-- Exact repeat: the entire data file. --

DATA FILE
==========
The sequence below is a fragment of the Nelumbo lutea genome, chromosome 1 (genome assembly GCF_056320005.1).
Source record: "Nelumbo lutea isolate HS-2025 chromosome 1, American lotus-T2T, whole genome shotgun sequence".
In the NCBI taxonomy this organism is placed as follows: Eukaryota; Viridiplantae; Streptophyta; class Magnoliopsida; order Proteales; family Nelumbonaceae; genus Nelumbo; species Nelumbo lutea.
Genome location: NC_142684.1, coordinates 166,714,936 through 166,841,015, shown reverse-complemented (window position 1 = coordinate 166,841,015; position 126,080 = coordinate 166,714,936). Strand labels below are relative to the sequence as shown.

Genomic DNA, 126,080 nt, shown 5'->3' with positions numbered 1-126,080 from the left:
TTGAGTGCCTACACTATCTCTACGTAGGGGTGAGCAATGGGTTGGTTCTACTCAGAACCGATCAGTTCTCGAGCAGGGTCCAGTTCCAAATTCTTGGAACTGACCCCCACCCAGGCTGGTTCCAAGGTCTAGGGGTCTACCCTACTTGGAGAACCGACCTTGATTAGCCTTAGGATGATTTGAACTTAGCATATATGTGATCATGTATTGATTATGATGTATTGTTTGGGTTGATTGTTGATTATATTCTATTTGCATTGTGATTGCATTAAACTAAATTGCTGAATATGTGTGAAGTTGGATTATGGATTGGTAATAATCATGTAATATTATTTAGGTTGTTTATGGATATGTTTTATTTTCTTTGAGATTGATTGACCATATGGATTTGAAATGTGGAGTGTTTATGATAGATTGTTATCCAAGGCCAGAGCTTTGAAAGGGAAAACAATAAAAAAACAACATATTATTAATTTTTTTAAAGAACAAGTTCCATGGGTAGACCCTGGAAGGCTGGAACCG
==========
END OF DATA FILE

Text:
The sequence below is a fragment of the Nelumbo lutea genome, chromosome 1 (genome assembly GCF_056320005.1).
Source record: "Nelumbo lutea isolate HS-2025 chromosome 1, American lotus-T2T, whole genome shotgun sequence".
In the NCBI taxonomy this organism is placed as follows: Eukaryota; Viridiplantae; Streptophyta; class Magnoliopsida; order Proteales; family Nelumbonaceae; genus Nelumbo; species Nelumbo lutea.
Genome location: NC_142684.1, coordinates 166,714,936 through 166,841,015, shown reverse-complemented (window position 1 = coordinate 166,841,015; position 126,080 = coordinate 166,714,936). Strand labels below are relative to the sequence as shown.

Genomic DNA, 126,080 nt, shown 5'->3' with positions numbered 1-126,080 from the left:
TTGAGTGCCTACACTATCTCTACGTAGGGGTGAGCAATGGGTTGGTTCTACTCAGAACCGATCAGTTCTCGAGCAGGGTCCAGTTCCAAATTCTTGGAACTGACCCCCACCCAGGCTGGTTCCAAGGTCTAGGGGTCTACCCTACTTGGAGAACCGACCTTGATTAGCCTTAGGATGATTTGAACTTAGCATATATGTGATCATGTATTGATTATGATGTATTGTTTGGGTTGATTGTTGATTATATTCTATTTGCATTGTGATTGCATTAAACTAAATTGCTGAATATGTGTGAAGTTGGATTATGGATTGGTAATAATCATGTAATATTATTTAGGTTGTTTATGGATATGTTTTATTTTCTTTGAGATTGATTGACCATATGGATTTGAAATGTGGAGTGTTTATGATAGATTGTTATCCAAGGCCAGAGCTTTGAAAGGGAAAACAATAAAAAAACAACATATTATTAATTTTTTTAAAGAACAAGTTCCATGGGTAGACCCTGGAAGGCTGGAACCG